The UN Security Council Declined to take up Climate Change as a Security Problem. Why?

Sabrina B. Arias
October 11, 2022

In December 2021, the UN Security Council (UNSC) failed to pass a resolution defining climate change as a threat to international peace and security. Such a resolution would have allowed the UNSC to take a more active leadership role in addressing climate change and opening the door for bolder policies including economic sanctions in response to harmful climate practices.

Why won’t the UNSC address climate change? More generally, why do countries sometimes push to re-frame problems as security threats, and which countries stand to benefit when this occurs? In new research, I show that in UN debates, the permanent members of the UNSC - who would gain institutional power from a larger UNSC mandate - refer more to the security dimension of climate change than the countries who are actually the most threatened by the problem. On the other hand, the Permanent 5, or P5, members - namely, the United States, Russia, China, France, and United Kingdom - are concerned with the perceived legitimacy of the Council. For this reason, we are unlikely to see the UNSC play a large role in climate policymaking until a majority of UN member states are willing to give up their control over the issue of climate change.

UNSC attention leads to global focus, funding, and tools, but also political cost

It matters which UN body addresses an issue. Moving an issue from the agenda of the General Assembly, where all states are represented, to the more exclusive UNSC determines whether and how an issue is addressed by the international community.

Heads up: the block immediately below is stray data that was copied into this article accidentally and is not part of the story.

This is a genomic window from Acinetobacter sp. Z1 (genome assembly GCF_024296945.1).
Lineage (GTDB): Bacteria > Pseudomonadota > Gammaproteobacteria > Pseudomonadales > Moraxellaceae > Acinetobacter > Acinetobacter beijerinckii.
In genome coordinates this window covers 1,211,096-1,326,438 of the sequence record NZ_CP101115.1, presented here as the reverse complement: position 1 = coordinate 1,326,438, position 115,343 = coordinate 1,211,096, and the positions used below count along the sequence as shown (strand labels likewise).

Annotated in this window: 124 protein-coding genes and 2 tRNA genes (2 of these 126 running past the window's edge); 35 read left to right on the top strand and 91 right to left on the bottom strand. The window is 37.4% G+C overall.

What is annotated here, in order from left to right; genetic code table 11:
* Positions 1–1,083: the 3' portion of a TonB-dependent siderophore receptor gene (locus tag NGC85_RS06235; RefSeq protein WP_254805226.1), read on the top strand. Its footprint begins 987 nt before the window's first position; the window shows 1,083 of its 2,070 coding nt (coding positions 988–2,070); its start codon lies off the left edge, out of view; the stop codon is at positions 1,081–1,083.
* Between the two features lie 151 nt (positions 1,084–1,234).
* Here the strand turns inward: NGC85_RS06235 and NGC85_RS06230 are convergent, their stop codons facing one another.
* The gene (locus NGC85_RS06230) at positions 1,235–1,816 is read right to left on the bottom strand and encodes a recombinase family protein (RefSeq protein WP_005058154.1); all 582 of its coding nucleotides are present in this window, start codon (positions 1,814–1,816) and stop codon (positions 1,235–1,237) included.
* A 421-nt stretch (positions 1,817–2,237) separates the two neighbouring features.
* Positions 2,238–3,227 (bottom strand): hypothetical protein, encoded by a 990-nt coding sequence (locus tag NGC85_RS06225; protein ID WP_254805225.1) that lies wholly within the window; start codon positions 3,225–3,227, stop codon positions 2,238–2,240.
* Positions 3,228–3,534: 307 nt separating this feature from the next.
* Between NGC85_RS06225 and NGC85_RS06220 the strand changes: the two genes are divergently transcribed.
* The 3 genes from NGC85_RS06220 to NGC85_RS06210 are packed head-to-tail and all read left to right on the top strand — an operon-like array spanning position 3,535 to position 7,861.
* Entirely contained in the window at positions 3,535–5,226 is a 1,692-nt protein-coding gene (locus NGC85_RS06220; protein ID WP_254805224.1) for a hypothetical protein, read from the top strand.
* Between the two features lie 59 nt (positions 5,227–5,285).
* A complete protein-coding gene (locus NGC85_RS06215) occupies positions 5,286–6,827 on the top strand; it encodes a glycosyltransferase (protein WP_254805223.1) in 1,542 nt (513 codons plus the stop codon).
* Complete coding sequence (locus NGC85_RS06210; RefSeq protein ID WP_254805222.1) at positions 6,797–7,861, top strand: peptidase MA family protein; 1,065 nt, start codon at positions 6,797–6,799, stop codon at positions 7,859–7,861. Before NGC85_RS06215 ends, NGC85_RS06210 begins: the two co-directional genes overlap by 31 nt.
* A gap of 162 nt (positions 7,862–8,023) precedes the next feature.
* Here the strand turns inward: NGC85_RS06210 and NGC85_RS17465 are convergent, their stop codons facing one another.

When the UNSC takes up a new issue, international attention is focused, funding is increased, and new legal tools to address the issue - including sanctions and the use of force - become available. For example, the UNSC took up the issue of HIV/AIDS in 2000, resulting in dramatic increases in global attention and funding. Other deadly diseases such as Ebola, malaria, and tuberculosis which did not receive the attention of the UNSC, did not receive the same nearly as much international attention and funding.

Yet this increase in attention comes with costs. Once the UNSC takes up an issue, it becomes more narrowly defined within the security agenda, and can become more intensely politicized.  In the case of HIV/AIDS, the economic and human rights dimensions of the crisis were sidelined in the UNSC’s approach after most developing states lost their seat at the table.

Redefining issues as security concerns also increases the power of the states that control the security agenda - the members of the UNSC. Consequently, states that are not members of the UNSC - which represents only 15 of the 193 United Nations member states - lose their ability to influence the outcome. Non-UNSC members, then, are unlikely to support redefining issues as security threats. UNSC members - and the Permanent 5 in particular - have concerns about eroding the UNSC’s special legitimacy, and are wary of being perceived as overreaching. This discourages UNSC members from attempting to turn new issues such as climate change into security issues unless there is broad support from other member states.

Securitizing Climate Change?